You might have thought there was sufficient substance to the scandal over Waffen-SS veteran Yaroslav Hunka’s recent appearance in the Canadian parliament without anyone needing to promote fake news about it. But no. Social media have been inundated with claims that the Ukrainian postal service Ukrposhta has issued a stamp honouring Hunka. (Try searching hunka stamp on Twitter/X or Facebook.)
Volodymyr Zelensky’s strategy in response to the Hunka scandal is evidently to keep his head down and hope it blows over. So a moment’s thought would indicate that there’s no way the Ukrainian government would be so stupid as to stoke up the furore over Hunka’s rapturous reception from Zelensky and the Canadian parliament, by issuing a stamp celebrating the occasion. Yet that didn’t stop thousands of people sharing the story.
The stamp has been denounced as a Russian forgery, but the accusation is unconvincing. Although the Russian embassy in London did promote the story, calling on the UK government to “unequivocally condemn this display of Nazism”, they later had second thoughts and deleted the tweet. Most likely this is what philatelists call a cinderella stamp. That is, it’s not officially issued for postage purposes. You can tell by the fact that it has no denomination. (If the Russians had forged the stamp, wouldn’t they have taken the trouble to ensure that it did?) There is a long tradition of the Ukrainian far right putting out cinderella stamps, although they are usually more sophisticated productions than this rather crude digital mock-up. Either way, it’s obviously not a genuine Ukrposhta stamp. (The barcode is reportedly from an entirely different product.)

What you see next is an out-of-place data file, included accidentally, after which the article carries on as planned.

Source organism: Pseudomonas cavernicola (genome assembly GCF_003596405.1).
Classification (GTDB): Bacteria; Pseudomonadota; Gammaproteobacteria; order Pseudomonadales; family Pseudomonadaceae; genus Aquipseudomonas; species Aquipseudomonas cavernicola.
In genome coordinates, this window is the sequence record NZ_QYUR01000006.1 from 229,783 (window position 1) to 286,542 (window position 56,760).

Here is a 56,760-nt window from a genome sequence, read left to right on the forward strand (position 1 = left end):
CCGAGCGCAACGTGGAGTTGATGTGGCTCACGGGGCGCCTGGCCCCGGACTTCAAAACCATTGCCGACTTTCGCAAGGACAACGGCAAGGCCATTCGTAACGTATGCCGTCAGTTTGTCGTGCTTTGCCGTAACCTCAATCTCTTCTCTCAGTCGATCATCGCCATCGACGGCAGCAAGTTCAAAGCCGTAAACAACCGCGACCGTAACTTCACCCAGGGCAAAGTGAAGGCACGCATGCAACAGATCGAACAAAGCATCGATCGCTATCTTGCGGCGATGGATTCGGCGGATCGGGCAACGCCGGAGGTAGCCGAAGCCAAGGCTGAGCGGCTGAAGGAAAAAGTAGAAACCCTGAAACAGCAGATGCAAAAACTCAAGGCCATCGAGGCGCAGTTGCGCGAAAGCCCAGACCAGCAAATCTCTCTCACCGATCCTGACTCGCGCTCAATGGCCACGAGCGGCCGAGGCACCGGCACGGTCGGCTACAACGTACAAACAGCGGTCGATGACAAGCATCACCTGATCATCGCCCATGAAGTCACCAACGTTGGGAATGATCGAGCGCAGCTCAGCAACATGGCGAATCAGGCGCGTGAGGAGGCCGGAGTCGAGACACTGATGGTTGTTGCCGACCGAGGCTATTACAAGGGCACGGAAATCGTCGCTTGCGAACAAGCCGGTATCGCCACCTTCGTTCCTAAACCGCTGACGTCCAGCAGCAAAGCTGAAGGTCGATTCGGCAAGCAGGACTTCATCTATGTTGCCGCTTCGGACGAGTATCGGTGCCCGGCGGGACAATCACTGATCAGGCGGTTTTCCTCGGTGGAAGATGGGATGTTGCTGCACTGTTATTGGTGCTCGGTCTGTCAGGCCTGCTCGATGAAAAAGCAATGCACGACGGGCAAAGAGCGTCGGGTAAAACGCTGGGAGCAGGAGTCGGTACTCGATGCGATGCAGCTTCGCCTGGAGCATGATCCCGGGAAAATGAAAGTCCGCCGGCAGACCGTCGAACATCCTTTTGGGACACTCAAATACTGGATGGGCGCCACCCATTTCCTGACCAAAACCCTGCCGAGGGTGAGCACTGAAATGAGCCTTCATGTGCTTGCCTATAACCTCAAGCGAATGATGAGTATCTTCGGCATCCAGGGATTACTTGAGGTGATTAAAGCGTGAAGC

Here’s another example of Ukrainian cinderella stamps, from 2018. They depict figures from the same SS Galician Division that Hunka joined. These stamps were produced to celebrate the 75th anniversary of the division’s foundation. Russian foreign ministry spokesperson Maria Zakharova denounced them at a press briefing early this year, claiming that they were “official postage stamps”. Of course, that wasn’t true. But neither were they Russian forgeries. The stamps were produced by far-right admirers of those Ukrainians who had served in the Waffen-SS, and designed by a nationalist artist from Ternopil named Oleh Kinal.
The Hunka case wouldn’t be the first time a twitter storm has been generated due to cinderella stamps being mistaken for the real thing. Last year there was a similar uproar over a stamp supposedly issued by Ukrposhta commemorating Nachtigall Battalion commander Roman Shukhevych. (See my article “More disinformation on Ukraine: How fake news about a Shukhevych stamp went viral”.) Trying to be charitable, I suppose you could argue that lack of familiarity with the Ukrainian cinderella stamp tradition partially explains why people are so ready to swallow such nonsense. Less charitably, you could see it as the result of a culture of sharing false information on social media without making the slightest attempt to check for accuracy.
First published on Medium in July 2023